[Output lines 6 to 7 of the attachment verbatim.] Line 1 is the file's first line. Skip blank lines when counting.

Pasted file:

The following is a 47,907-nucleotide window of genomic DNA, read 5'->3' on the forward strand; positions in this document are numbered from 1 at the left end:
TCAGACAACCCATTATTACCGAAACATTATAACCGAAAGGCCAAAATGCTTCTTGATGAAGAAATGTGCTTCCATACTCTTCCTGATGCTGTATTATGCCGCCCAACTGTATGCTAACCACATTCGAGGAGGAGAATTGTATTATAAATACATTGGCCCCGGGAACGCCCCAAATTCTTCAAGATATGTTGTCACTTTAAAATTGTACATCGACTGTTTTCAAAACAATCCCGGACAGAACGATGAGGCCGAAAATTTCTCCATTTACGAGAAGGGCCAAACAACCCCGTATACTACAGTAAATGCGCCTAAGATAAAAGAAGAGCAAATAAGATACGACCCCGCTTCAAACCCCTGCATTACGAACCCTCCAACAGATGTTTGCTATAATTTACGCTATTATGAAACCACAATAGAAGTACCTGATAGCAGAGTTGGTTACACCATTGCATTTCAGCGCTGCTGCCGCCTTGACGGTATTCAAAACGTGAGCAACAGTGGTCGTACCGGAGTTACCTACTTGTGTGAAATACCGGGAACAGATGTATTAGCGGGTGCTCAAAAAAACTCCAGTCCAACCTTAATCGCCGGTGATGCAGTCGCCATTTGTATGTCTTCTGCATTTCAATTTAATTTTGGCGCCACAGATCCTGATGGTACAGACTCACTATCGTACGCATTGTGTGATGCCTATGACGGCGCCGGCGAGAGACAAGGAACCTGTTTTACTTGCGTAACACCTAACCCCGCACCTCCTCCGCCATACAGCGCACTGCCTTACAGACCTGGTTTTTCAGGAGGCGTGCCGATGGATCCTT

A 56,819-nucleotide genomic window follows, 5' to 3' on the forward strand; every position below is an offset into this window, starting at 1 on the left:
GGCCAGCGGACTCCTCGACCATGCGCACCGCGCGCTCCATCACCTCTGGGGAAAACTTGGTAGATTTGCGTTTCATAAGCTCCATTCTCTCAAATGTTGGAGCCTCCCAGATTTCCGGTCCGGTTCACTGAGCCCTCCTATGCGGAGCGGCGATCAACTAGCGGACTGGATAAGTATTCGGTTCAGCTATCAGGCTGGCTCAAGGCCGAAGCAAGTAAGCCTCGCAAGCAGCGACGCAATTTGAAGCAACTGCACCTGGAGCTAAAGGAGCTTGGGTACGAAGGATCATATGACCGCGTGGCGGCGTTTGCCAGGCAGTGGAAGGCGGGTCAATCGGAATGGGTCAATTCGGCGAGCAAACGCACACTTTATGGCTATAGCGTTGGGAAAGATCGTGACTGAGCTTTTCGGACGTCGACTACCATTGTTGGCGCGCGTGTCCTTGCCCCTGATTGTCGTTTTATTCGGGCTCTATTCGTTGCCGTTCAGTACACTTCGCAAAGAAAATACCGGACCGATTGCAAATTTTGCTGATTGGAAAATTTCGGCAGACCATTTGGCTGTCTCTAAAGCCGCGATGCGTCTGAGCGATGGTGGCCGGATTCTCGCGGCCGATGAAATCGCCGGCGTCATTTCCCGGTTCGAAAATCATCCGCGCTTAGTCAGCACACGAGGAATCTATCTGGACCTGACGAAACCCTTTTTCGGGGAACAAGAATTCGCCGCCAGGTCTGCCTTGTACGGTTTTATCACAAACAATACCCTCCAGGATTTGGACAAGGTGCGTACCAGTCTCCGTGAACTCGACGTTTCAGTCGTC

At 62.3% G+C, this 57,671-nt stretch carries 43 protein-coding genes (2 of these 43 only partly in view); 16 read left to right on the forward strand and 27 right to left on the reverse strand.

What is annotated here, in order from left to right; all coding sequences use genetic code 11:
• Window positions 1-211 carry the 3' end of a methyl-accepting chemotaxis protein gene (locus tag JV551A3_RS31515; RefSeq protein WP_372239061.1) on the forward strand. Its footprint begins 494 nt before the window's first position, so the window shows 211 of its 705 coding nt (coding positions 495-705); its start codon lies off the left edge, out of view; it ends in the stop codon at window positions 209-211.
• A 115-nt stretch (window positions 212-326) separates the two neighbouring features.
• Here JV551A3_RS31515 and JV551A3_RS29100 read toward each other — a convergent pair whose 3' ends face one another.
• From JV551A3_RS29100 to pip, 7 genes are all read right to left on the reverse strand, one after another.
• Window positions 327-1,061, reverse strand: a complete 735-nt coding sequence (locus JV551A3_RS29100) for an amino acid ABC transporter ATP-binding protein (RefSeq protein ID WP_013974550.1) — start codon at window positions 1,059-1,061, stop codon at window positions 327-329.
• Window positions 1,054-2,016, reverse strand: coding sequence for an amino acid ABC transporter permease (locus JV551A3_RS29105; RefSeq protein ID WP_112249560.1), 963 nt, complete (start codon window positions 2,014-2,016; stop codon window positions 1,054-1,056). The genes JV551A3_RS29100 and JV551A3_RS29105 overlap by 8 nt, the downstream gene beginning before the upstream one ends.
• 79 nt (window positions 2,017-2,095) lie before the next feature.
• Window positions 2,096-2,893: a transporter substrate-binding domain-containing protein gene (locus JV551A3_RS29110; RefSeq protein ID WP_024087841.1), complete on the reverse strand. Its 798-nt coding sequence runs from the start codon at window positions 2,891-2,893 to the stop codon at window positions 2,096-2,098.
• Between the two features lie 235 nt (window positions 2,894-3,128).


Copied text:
What is annotated here, in order from left to right; all coding sequences use genetic code 11:
• Window positions 1-211 carry the 3' end of a methyl-accepting chemotaxis protein gene (locus tag JV551A3_RS31515; RefSeq protein WP_372239061.1) on the forward strand. Its footprint begins 494 nt before the window's first position, so the window shows 211 of its 705 coding nt (coding positions 495-705); its start codon lies off the left edge, out of view; it ends in the stop codon at window positions 209-211.